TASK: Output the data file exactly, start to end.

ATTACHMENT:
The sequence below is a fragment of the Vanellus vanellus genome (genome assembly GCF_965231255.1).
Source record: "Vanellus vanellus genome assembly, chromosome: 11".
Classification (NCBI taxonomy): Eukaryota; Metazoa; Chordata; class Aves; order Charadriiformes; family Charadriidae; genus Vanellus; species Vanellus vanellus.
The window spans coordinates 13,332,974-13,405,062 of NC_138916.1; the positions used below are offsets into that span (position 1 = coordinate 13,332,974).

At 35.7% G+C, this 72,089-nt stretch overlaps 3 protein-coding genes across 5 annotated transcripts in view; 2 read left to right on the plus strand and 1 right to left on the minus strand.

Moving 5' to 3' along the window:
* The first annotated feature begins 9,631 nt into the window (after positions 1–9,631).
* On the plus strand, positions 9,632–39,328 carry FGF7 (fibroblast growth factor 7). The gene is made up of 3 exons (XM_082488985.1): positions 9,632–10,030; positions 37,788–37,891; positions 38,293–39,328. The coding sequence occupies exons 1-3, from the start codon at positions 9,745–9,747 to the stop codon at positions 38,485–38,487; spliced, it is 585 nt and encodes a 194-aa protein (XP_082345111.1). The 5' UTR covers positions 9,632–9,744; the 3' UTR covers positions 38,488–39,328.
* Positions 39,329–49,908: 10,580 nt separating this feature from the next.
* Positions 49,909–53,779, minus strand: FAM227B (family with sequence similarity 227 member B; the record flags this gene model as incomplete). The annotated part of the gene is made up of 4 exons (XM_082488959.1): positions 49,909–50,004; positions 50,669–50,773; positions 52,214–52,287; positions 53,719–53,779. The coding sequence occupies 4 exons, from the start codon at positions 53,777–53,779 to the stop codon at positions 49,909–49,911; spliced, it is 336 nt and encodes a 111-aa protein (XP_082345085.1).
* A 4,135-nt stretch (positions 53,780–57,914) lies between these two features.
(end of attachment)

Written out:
The sequence below is a fragment of the Vanellus vanellus genome (genome assembly GCF_965231255.1).
Source record: "Vanellus vanellus genome assembly, chromosome: 11".
Classification (NCBI taxonomy): Eukaryota; Metazoa; Chordata; class Aves; order Charadriiformes; family Charadriidae; genus Vanellus; species Vanellus vanellus.
The window spans coordinates 13,332,974-13,405,062 of NC_138916.1; the positions used below are offsets into that span (position 1 = coordinate 13,332,974).

At 35.7% G+C, this 72,089-nt stretch overlaps 3 protein-coding genes across 5 annotated transcripts in view; 2 read left to right on the plus strand and 1 right to left on the minus strand.

Moving 5' to 3' along the window:
* The first annotated feature begins 9,631 nt into the window (after positions 1–9,631).
* On the plus strand, positions 9,632–39,328 carry FGF7 (fibroblast growth factor 7). The gene is made up of 3 exons (XM_082488985.1): positions 9,632–10,030; positions 37,788–37,891; positions 38,293–39,328. The coding sequence occupies exons 1-3, from the start codon at positions 9,745–9,747 to the stop codon at positions 38,485–38,487; spliced, it is 585 nt and encodes a 194-aa protein (XP_082345111.1). The 5' UTR covers positions 9,632–9,744; the 3' UTR covers positions 38,488–39,328.
* Positions 39,329–49,908: 10,580 nt separating this feature from the next.
* Positions 49,909–53,779, minus strand: FAM227B (family with sequence similarity 227 member B; the record flags this gene model as incomplete). The annotated part of the gene is made up of 4 exons (XM_082488959.1): positions 49,909–50,004; positions 50,669–50,773; positions 52,214–52,287; positions 53,719–53,779. The coding sequence occupies 4 exons, from the start codon at positions 53,777–53,779 to the stop codon at positions 49,909–49,911; spliced, it is 336 nt and encodes a 111-aa protein (XP_082345085.1).
* A 4,135-nt stretch (positions 53,780–57,914) lies between these two features.